In 1885 the distillery was rebuilt on a new piece of land but continued to stay in the hands of the Cummings, being run by Elizabeth Cumming, the daughter-in-law of Helen Cumming. The stills from the old distillery building were sold to William Grant who set up Glenfiddich distillery; the new building and stills meant that Cardhu could produce triple the amount of whisky it had produced. These higher production levels led to Johnnie Walker and Sons buying much of Cardhu's output to put into their popular blend. In 1893 Elizabeth Cumming sold the distillery to Johnnie Walker and Sons on the condition that the Cumming family could continue the day-to-day running of the distillery. Cardhu distillery kept working under these conditions until the onset of the Second World War when wartime restrictions meant that it was harder to use barley for distilling purposes. In 1960 the distillery's still-house, mash-house and tun-room were rebuilt, in 1970 steam coils were introduced to heat the stills and the number of stills was increased to six.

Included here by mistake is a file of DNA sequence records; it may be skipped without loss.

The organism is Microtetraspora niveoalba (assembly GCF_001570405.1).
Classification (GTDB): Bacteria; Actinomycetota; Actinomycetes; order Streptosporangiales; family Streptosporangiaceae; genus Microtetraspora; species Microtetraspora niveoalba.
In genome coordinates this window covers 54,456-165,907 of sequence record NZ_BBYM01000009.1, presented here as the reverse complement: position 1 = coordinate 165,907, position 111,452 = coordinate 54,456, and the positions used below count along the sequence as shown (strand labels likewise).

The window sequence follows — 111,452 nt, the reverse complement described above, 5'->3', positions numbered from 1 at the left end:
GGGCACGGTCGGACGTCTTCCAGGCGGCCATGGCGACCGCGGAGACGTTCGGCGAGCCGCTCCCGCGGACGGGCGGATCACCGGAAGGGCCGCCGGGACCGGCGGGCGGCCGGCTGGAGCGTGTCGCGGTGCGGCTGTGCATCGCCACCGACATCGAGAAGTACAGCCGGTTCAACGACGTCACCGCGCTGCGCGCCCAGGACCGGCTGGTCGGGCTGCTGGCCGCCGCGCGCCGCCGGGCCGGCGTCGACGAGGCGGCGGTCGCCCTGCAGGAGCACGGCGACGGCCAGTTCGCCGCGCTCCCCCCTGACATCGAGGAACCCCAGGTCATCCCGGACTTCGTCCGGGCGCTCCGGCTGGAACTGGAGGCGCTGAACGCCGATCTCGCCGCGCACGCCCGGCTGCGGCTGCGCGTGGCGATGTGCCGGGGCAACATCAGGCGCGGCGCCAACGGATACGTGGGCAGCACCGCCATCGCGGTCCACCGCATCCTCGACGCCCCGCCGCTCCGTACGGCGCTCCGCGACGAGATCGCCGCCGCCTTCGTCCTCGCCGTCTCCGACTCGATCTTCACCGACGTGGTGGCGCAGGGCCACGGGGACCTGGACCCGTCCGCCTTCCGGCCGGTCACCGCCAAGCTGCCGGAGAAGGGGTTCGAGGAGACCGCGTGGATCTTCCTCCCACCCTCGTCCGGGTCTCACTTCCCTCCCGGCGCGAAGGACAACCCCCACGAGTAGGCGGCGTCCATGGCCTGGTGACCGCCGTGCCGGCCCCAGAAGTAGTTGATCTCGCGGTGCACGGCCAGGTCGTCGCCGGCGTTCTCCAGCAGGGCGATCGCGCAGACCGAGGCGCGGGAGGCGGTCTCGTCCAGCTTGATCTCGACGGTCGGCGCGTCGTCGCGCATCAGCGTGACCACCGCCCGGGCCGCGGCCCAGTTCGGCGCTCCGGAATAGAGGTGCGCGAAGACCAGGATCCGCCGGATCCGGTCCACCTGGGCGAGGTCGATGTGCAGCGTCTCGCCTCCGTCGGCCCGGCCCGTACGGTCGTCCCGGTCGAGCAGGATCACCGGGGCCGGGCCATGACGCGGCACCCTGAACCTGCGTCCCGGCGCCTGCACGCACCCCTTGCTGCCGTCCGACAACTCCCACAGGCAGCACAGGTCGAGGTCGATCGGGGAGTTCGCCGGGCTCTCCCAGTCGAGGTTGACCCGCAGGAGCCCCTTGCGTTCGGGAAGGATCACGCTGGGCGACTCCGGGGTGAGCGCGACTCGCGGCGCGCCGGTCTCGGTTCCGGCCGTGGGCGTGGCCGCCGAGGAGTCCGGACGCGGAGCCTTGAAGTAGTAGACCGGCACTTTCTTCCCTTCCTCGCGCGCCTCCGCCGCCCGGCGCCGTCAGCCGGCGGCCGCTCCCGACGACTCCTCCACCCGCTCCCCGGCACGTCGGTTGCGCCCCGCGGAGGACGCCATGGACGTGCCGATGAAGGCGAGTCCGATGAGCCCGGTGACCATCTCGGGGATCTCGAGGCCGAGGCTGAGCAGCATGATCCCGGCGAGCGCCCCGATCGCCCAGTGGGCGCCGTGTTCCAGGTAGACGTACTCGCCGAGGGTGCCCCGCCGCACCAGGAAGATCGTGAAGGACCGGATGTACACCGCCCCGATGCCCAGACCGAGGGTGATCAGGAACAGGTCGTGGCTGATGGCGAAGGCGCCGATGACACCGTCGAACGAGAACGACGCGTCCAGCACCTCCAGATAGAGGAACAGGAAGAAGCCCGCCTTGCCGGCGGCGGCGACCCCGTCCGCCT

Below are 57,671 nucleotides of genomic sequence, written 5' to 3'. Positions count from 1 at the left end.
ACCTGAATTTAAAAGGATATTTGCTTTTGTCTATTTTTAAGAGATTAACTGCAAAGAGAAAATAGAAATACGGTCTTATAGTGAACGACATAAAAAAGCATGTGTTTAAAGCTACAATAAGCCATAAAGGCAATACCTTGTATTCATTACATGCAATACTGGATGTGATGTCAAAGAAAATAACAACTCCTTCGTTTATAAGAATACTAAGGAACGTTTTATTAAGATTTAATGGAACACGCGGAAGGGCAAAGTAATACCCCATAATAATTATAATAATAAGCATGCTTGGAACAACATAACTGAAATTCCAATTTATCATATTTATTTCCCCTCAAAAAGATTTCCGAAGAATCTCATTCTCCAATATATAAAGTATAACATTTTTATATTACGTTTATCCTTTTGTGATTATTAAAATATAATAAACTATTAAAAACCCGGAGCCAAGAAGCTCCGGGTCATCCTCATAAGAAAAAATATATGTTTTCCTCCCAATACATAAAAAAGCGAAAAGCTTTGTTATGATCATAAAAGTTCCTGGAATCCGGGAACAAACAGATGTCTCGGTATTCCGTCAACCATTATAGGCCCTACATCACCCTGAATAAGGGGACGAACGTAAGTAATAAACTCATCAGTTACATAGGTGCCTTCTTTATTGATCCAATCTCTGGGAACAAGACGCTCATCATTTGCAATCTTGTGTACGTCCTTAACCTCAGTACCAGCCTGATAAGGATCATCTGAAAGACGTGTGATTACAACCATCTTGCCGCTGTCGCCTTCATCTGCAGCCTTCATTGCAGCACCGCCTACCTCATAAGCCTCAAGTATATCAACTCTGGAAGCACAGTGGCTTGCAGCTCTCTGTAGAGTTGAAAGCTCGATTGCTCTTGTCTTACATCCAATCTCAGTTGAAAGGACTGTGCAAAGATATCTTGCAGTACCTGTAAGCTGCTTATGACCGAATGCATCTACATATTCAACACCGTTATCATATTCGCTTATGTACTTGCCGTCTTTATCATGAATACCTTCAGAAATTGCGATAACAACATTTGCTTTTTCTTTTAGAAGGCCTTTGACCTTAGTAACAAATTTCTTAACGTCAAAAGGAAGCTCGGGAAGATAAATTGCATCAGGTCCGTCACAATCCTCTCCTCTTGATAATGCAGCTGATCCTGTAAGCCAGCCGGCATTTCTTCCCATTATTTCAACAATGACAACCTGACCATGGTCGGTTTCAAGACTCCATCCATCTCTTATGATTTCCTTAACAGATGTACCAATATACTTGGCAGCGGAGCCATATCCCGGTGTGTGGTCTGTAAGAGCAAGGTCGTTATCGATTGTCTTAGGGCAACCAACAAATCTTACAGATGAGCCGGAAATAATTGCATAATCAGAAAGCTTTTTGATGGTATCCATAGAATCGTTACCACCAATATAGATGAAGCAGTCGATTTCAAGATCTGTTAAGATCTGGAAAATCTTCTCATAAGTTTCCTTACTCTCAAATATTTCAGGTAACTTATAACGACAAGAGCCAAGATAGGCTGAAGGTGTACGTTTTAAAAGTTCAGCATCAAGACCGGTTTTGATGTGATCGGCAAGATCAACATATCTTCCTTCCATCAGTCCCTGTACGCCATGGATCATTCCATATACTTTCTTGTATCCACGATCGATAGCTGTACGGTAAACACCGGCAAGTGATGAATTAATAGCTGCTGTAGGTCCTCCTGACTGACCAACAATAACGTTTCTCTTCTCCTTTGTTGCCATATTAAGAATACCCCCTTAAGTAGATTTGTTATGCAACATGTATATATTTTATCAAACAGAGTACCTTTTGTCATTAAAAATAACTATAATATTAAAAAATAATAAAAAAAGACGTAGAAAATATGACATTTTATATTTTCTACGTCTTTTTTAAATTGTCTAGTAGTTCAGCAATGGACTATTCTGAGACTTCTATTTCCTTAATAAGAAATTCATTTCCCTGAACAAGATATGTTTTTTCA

Spring water from Mannoch Hill started to be mixed with water from the local Lynne burn to supply the increased production of the distillery. In December 2003, parent company Diageo caused controversy by halting the production of Cardhu single malt and replacing it with a blended malt which they labelled a'pure malt' using the same bottle design and label as its single malt; the decision by Diageo angered both consumers and other whisky producers who were worried that the single malt image would be damaged. Diageo responded to the criticism by agreeing to change the label style and colour of their pure malt in order to avoid consumer confusion. Sales of Cardhu pure malt dropped due to the change. Cardhu recommenced producing a single malt in 2006. Cardhu single malt has 222 calories per 100 ml. List of whisky brands List of distilleries in Scotland Diageo's webpage on Cardhu Scotchwhisky.net's webpage on Cardhu Discovering Distilleries webpage on Cardhu Women Behind the Whisky on Helen Cumming and Cardhu